Four top banks sign up under Government ‘credit easing’ scheme

FOUR of the UK’s biggest banks have signed up to an “ambitious” lending scheme unveiled today by the Treasury to unclog the flow of credit to businesses.

The National Loan Guarantee Scheme (NLGS) will see up to �20 billion of guarantees on unsecured borrowing by Barclays, Royal Bank of Scotland, Lloyds and Santander, which will be able to take advantage of the low rates currently enjoyed by the Government.

The participating banks will pass on the entire benefit that they receive from the guarantees to businesses with a turnover of less than �50 million through cheaper loans.

Banking giant HSBC will not take part as it is already able to raise funds on the wholesale market at a relatively low cost.

Chancellor George Osborne said: “It’s only because we’ve earned credibility with our deficit reduction plan that we have low interest rates, and it’s only because of this scheme that we can pass the benefits of those low rates onto businesses.”

Small businesses that take out an NLGS loan will receive a discount of one percentage point compared to the interest rate that they would otherwise have received from that bank outside the scheme, the Treasury said.

The allocation of guarantees to each participating bank is at the discretion of the Treasury and based on factors including market share, gross and net lending, track record of lending to small businesses and capacity to lend under the scheme.

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The first tranche of NLGS guarantees is for a total of around �5 billion, with a minimum allocation per bank of �100 million, while the size and timing of subsequent tranches will be determined by demand.

The provision of guarantees is being administered by the UK Debt Management Office and as a condition of participating in the scheme, the banks have agreed a monitoring framework with the Government.

The banks will have to submit quarterly reports containing data on the loans they have made under the scheme, and demonstrate that they are passing on all the benefit of the guarantees to businesses.

The Government currently borrows at relatively low rates as a result of the UK’s perceived safe-haven status from eurozone turmoil.

The British Bankers Association (BBA) said: “A number of UK banks are participating in the scheme to help their customers by offering them cheaper loans – this is about encouraging growth and new lending.

“Banks know it is their job to help viable firms be successful and also recognise the part they have to play in supporting the UK economy.”

Business groups welcomed the move but warned that it was not in itself a complete solution to the problems faced by businesses in terms of credit and investment.

Jim Davison, regional director at the manufacturers’ organisation EEF, said: “Cutting the cost of credit is vital at a time when the economy is crying out for companies to invest and a very uncertain demand environment continues to discourage their hand. Government and the banks should be applauded for introducing such an ambitious scheme in such a short period.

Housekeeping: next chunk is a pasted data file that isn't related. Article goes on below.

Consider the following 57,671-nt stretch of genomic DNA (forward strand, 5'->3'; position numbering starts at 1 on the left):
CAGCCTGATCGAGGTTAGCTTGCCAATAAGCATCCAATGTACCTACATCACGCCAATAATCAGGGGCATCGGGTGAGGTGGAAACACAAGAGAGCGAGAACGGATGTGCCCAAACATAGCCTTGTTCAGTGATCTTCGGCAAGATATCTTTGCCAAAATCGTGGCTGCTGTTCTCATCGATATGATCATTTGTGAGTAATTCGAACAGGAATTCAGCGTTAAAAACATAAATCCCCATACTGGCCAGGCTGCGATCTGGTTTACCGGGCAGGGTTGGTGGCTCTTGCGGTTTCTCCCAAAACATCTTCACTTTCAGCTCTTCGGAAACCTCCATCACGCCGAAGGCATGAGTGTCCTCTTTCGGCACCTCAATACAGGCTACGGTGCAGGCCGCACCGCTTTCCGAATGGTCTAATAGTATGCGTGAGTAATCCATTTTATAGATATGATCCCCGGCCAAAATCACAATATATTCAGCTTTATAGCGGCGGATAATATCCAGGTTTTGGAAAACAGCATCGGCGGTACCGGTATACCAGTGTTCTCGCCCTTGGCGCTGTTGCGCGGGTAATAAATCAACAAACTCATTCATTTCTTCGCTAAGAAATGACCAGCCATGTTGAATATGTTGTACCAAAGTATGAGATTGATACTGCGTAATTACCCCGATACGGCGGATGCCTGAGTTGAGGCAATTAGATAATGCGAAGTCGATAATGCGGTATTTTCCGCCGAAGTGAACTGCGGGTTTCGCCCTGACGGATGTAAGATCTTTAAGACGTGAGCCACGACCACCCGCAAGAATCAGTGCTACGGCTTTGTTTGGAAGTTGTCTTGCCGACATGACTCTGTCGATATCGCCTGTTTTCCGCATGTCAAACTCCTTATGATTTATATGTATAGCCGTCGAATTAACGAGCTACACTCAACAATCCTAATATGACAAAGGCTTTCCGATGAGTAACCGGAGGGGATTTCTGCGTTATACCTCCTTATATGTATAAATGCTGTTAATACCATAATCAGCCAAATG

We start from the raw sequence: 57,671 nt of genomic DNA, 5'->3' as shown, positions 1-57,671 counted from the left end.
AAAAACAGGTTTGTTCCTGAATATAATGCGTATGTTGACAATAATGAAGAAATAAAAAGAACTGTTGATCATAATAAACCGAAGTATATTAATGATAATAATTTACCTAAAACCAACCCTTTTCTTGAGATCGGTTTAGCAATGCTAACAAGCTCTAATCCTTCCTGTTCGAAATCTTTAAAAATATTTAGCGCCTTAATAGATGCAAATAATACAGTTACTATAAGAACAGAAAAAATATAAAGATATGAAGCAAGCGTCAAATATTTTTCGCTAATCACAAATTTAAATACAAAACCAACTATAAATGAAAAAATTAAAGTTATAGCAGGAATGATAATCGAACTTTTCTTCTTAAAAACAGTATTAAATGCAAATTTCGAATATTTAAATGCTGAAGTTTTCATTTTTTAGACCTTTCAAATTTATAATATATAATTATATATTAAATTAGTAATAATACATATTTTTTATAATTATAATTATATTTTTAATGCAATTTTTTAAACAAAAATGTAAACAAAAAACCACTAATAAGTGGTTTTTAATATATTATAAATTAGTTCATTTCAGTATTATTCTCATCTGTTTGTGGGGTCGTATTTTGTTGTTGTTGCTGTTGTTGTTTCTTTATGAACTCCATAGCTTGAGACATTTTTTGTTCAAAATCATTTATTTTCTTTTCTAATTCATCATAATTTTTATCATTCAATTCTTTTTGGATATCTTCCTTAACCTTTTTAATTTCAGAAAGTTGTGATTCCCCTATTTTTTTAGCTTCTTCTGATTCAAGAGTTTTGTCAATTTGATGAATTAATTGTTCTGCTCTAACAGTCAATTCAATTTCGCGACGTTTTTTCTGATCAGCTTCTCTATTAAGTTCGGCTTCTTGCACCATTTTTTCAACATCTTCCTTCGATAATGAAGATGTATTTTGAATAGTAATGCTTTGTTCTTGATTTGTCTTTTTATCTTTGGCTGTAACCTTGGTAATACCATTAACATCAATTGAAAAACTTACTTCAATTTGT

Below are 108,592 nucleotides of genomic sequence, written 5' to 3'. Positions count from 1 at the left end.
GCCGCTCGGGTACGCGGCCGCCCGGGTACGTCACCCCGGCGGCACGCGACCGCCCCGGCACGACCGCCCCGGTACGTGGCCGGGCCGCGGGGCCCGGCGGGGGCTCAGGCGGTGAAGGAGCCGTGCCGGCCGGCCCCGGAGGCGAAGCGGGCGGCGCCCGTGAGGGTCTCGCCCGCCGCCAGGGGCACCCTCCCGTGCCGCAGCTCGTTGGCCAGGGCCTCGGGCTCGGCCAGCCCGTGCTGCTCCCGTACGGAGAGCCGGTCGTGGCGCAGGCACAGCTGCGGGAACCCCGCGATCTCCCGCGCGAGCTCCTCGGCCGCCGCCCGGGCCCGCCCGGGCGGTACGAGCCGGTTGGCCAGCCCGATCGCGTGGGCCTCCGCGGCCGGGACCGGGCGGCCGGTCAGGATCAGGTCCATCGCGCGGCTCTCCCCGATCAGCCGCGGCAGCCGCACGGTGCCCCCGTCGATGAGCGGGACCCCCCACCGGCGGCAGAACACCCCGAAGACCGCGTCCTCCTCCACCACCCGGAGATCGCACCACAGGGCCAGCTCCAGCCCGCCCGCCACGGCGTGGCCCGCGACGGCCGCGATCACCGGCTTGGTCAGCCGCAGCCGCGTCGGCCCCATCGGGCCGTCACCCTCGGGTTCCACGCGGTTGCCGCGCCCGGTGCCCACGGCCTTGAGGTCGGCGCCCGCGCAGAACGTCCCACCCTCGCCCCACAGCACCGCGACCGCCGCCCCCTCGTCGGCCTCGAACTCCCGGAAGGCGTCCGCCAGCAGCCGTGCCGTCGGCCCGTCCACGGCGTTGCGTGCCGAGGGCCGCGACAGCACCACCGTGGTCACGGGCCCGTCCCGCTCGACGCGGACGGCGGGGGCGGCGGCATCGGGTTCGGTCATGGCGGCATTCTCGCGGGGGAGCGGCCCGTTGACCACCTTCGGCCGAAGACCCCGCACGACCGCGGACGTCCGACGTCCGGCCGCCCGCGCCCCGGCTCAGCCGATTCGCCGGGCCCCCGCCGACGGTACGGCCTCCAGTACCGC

“But the challenge now is to avoid the mistakes of the past when good ideas in Whitehall were undermined by poor understanding on the ground. Government needs to undertake a major communications exercise, working with the banks at the branch level, to ensure that they are properly equipped to offer the new scheme to the smaller firms that need it.

“Government needs to make sure that awareness and promotion of the scheme in the regions is strong and act accordingly if in coming months this proves not to be the case.“

John Longworth, director general at the British Chambers of Commerce, said: “The current economic challenges mean that the Government must look at new and innovative ways of providing credit to viable firms.

“While credit easing is a step in the right direction, it is not a panacea for all the problems faced by businesses trying to access finance.

“The National Loan Guarantee Scheme will make some loans more affordable. But it will not help the smaller, younger and high-growth firms that have trouble getting credit in the first place.”

However, John Cridland, CBI director-general, said: “This �20 billion initiative is a clear signal from the Government that it is seeking to address aspects of access to finance for smaller businesses, including the cost of lending.

“The scheme, otherwise known as credit easing, should help bring down the price of loans to small businesses, but it will not solve the structural issues.”

Chief Secretary to the Treasury Danny Alexander said: “From today, thousands of Scottish small businesses will be able to seek out cheaper loans thanks to the UK Government’s National Loan Guarantee Scheme.

“This will help businesses save money and is only possible because of the United Kingdom’s fiscal credibility and record low interest rates.”